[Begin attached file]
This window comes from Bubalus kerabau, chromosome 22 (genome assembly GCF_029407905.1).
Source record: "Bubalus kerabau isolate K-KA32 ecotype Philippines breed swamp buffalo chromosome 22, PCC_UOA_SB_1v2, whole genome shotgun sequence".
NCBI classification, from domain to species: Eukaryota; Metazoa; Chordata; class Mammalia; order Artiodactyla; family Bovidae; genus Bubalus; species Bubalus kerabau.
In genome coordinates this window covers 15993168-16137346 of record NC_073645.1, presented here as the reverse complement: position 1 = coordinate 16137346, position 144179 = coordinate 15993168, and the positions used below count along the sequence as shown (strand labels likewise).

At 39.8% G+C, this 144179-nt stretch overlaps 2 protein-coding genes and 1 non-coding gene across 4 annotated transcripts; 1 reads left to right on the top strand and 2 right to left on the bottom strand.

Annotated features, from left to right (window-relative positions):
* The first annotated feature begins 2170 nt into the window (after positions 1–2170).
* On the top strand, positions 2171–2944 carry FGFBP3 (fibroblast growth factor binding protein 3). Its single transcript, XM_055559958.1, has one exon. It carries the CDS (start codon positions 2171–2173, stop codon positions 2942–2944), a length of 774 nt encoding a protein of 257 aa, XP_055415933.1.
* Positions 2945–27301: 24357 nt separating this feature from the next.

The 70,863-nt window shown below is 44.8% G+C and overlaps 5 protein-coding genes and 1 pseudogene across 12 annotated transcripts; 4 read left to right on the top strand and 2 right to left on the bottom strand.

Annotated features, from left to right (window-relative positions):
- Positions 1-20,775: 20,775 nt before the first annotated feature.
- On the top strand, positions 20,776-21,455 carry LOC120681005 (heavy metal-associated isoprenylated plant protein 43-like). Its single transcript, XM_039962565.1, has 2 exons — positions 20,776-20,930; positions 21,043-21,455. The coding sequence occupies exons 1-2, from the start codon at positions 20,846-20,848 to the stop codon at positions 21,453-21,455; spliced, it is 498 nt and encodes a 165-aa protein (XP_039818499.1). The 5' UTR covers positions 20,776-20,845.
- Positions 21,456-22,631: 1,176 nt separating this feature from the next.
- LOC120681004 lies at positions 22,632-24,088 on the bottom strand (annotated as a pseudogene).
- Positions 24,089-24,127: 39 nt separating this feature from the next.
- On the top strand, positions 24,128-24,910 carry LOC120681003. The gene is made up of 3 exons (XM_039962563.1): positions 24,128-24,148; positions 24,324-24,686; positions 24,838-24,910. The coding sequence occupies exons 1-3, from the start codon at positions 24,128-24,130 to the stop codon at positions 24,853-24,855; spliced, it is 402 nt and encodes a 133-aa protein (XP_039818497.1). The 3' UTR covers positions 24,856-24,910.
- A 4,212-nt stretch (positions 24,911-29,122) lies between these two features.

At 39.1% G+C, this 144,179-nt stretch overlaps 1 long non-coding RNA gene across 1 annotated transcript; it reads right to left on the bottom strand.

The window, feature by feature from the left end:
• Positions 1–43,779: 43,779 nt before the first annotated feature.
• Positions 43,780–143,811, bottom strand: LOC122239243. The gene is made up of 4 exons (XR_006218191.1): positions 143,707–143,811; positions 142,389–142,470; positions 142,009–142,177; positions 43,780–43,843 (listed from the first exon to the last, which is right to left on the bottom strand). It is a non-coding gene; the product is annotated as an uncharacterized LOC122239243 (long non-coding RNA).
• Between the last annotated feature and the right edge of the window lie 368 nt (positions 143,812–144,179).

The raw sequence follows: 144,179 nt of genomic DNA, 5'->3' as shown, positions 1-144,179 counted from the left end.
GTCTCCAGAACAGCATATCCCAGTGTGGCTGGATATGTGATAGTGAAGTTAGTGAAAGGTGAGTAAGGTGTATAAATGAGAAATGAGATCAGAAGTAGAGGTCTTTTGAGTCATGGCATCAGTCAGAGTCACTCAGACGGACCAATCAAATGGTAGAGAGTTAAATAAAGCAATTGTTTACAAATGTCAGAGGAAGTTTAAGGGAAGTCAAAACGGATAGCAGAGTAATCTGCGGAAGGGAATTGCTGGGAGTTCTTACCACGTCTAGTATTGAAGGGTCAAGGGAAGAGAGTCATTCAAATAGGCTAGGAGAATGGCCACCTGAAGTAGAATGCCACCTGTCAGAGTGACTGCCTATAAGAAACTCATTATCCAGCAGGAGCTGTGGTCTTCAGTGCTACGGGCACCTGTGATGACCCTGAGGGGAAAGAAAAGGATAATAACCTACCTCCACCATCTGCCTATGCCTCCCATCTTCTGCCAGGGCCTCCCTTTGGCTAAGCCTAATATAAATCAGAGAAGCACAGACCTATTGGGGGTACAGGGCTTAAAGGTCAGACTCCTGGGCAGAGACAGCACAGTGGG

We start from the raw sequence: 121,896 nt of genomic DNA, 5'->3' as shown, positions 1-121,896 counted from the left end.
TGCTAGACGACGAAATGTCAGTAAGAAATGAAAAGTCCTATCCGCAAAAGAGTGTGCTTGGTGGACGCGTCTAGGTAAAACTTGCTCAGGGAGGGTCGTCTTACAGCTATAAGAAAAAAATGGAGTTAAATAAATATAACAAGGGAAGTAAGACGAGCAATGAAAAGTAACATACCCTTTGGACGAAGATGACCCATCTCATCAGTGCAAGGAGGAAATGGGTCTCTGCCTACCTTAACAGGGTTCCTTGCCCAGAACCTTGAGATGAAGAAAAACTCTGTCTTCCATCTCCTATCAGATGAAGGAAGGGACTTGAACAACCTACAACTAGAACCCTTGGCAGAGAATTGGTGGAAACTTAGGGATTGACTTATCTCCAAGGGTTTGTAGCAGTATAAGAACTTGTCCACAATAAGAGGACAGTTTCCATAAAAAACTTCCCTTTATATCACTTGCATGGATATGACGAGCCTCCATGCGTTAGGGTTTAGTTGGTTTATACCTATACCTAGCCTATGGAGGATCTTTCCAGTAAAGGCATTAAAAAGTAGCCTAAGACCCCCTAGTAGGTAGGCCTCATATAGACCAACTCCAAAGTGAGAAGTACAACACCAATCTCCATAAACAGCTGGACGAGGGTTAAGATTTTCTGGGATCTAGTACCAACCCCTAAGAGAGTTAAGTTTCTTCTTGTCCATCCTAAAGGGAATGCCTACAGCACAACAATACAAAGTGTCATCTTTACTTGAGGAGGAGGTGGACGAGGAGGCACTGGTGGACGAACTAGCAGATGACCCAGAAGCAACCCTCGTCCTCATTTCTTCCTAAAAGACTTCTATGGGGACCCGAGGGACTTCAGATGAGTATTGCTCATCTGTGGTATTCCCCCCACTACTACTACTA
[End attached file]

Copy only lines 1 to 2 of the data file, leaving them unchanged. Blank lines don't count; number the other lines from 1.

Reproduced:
This window comes from Bubalus kerabau, chromosome 22 (genome assembly GCF_029407905.1).
Source record: "Bubalus kerabau isolate K-KA32 ecotype Philippines breed swamp buffalo chromosome 22, PCC_UOA_SB_1v2, whole genome shotgun sequence".